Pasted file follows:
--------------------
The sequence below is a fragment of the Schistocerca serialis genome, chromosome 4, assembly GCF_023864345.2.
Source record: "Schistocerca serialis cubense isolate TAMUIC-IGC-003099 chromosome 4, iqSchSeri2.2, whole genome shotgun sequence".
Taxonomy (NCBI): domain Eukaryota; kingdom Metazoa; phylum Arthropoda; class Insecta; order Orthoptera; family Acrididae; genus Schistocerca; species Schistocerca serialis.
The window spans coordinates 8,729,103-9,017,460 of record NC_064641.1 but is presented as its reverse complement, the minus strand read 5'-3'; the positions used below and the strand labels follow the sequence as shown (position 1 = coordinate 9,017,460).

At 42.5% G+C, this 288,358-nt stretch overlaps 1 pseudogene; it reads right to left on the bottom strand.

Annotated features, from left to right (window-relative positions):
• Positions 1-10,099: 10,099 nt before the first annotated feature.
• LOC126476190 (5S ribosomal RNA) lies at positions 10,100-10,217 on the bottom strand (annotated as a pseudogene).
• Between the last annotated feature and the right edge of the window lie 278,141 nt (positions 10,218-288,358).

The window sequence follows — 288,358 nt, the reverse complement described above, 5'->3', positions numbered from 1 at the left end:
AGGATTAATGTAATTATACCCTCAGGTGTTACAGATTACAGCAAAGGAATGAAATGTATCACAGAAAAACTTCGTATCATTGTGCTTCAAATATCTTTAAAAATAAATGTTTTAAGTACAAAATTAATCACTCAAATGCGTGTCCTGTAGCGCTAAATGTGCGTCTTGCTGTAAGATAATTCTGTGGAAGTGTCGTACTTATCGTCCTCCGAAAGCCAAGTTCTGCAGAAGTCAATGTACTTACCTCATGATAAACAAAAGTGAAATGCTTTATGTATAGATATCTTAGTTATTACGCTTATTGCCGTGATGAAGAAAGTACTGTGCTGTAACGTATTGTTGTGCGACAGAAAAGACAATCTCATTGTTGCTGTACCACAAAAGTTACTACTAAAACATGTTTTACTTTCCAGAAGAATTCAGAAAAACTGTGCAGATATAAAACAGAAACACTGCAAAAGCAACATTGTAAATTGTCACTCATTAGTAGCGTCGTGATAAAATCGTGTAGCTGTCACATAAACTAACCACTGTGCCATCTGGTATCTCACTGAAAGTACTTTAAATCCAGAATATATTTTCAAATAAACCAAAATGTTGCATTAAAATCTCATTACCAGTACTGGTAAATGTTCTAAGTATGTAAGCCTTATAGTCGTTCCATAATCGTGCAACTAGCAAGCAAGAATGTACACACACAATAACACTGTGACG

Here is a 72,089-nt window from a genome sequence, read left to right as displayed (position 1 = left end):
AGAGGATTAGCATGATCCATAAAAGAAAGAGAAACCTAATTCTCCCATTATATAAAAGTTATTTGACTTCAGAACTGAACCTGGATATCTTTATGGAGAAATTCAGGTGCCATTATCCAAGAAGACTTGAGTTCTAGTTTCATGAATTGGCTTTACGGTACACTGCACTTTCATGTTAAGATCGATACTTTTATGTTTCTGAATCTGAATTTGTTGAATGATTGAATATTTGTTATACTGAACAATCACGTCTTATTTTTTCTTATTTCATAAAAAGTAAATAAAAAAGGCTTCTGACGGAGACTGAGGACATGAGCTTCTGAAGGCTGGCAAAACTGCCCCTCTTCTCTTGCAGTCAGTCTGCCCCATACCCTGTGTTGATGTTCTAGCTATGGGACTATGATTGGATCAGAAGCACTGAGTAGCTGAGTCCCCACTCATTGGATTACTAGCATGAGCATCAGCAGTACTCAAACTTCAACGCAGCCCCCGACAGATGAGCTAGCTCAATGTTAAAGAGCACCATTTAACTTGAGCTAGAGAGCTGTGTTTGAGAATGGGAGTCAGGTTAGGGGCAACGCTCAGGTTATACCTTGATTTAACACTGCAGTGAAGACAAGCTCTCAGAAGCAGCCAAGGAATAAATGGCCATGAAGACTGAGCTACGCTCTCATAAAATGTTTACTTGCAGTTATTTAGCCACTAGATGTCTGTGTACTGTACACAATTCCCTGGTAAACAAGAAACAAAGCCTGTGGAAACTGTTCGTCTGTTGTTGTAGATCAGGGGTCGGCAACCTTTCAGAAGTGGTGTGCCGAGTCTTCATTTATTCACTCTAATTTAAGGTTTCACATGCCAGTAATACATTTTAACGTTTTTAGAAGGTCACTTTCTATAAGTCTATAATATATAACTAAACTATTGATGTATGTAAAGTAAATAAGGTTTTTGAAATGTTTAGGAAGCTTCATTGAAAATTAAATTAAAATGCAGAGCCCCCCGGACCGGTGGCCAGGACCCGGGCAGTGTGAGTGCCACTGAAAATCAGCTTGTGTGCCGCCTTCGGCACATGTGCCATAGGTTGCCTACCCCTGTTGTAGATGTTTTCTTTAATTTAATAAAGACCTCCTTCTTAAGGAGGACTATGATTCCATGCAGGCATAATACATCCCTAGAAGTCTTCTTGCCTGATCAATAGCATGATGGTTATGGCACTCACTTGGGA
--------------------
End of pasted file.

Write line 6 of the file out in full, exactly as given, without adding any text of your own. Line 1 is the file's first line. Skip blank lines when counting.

Annotated features, from left to right (window-relative positions):